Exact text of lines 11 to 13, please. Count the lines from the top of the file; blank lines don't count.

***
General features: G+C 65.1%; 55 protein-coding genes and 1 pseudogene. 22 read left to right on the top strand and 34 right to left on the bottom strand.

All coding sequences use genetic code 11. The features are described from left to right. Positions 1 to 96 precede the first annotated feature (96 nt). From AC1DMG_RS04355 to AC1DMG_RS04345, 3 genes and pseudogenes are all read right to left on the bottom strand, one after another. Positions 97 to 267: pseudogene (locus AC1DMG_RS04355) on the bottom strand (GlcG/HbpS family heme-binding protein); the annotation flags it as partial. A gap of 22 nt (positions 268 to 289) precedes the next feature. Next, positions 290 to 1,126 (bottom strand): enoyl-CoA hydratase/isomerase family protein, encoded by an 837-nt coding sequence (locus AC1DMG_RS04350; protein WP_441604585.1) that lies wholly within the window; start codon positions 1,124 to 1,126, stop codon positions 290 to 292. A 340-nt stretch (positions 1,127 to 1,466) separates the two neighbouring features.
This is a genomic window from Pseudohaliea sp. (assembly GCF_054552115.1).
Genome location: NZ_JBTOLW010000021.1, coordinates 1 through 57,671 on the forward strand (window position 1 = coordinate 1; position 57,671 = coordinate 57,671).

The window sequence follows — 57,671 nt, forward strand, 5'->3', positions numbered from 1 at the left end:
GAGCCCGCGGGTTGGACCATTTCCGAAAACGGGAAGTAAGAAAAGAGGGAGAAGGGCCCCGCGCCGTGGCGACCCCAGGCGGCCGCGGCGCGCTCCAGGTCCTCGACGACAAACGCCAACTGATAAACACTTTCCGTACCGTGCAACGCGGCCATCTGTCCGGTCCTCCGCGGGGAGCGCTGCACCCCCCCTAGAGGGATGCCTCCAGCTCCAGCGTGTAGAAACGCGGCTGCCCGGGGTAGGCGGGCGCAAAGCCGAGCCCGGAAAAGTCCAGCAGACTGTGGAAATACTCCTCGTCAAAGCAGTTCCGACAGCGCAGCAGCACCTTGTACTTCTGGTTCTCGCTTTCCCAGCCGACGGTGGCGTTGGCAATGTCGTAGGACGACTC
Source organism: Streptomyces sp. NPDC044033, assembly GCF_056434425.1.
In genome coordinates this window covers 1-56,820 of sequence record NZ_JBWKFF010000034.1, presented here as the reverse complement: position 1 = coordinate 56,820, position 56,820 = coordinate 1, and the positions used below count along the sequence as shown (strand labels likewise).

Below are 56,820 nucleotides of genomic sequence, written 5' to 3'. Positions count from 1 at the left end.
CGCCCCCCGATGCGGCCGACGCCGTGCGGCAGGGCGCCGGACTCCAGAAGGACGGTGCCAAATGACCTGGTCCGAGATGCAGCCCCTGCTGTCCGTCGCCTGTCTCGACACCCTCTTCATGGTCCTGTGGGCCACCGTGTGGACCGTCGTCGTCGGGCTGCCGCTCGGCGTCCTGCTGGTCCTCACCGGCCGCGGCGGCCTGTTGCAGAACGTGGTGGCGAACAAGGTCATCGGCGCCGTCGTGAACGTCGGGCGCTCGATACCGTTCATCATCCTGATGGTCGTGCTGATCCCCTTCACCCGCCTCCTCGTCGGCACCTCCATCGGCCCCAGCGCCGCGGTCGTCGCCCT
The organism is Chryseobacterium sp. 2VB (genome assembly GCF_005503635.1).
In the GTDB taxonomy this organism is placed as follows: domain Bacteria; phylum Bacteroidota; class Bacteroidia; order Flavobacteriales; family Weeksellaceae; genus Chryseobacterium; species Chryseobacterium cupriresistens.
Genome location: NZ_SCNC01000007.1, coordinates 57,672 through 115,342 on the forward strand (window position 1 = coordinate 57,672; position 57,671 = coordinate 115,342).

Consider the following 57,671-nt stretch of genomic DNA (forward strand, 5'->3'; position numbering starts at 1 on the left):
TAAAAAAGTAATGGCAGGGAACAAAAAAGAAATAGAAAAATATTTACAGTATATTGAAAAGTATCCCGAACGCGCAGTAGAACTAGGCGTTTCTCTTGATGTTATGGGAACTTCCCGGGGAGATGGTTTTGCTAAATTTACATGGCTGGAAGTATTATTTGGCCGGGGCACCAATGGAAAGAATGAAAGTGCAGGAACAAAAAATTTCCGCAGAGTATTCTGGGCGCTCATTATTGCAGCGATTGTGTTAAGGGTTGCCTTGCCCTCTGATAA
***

The organism is Chryseobacterium sp. 2VB (genome assembly GCF_005503635.1).
In the GTDB taxonomy this organism is placed as follows: domain Bacteria; phylum Bacteroidota; class Bacteroidia; order Flavobacteriales; family Weeksellaceae; genus Chryseobacterium; species Chryseobacterium cupriresistens.
Genome location: NZ_SCNC01000007.1, coordinates 57,672 through 115,342 on the forward strand (window position 1 = coordinate 57,672; position 57,671 = coordinate 115,342).